By Austin K. Sweet
An age-old adage states: “Friends and business don’t mix.” The problem is that many people look for the same attributes in a business partner that they look for in a friend. Friendships and partnerships are both built on trust, common interests, and common goals, and both tend to fail when any of those three factors diverge. Going into business with your friends is natural and has led to some very successful enterprises as well as some epic implosions. Properly organizing your business from the outset will help you successfully address partnership disputes in the future and avoid a scorched-earth dissolution of your business and friendship.
Formalize Your Business Relationship. Many of the worst partnership disputes started with a handshake. “Handshake deals” are a trial lawyer’s dream because they inevitably lead to some confusion or discrepancy. We’ve all had that moment when we’re positive we’re right, and our spouse / friend / sibling is positive (s)he’s right. Neither person is trying to deceive the other but someone is simply wrong. The same thing happens in business and sometimes the stakes are much higher. These disputes can be avoided simply by formalizing your agreements in writing. “Handshake deals” may have been the Way of the West, but so were duels. Avoid duels.
Another important reason to formalize your partnership is that, if you don’t, the law might do it for you. In Nevada, legal partnerships can be created unintentionally: if two or more persons carry-on as co-owners of a business for profit, they have created a legal partnership. Something as simple as pooling your money to buy and flip houses can create a legal partnership with a wide range of legal implications. Formalizing your business relationship will ensure that you remain in control of your partnership without unknown and unintended legal consequences.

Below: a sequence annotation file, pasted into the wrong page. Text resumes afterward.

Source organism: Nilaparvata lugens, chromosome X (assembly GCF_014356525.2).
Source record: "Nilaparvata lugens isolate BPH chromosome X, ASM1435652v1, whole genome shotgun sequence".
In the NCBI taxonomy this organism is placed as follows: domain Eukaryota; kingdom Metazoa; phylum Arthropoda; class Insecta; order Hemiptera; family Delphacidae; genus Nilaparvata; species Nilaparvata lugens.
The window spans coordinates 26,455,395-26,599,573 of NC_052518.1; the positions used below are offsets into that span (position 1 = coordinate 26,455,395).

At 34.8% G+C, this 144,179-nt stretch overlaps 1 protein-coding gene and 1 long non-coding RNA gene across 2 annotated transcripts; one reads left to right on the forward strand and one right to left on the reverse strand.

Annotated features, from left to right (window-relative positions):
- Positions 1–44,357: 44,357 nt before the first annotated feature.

Address the Tough Questions Early. Entrepreneurs are inherently optimistic people who sometimes have difficulty considering the possibility of getting into a major dispute with their friend and partner. This can lead to some partners never discussing the uncomfortable topic of what to do when something goes wrong.
A common problem arises when a mentor offers his/her apprentice a great partnership opportunity. Often the apprentice feels awkward addressing the mechanics of the arrangement or formalizing the relationship, fearing the mentor will take offense and withdraw the offer. This concern is often misplaced – a good mentor will appreciate your business savvy and be encouraged that you can handle the responsibility you’ve been given.
If your partner still resists, it may be time to reconsider the business relationship. Partners with fundamentally different views on how a business should operate cannot run a successful business. Addressing and understanding these differences before it’s too late may save you both substantial frustration and money.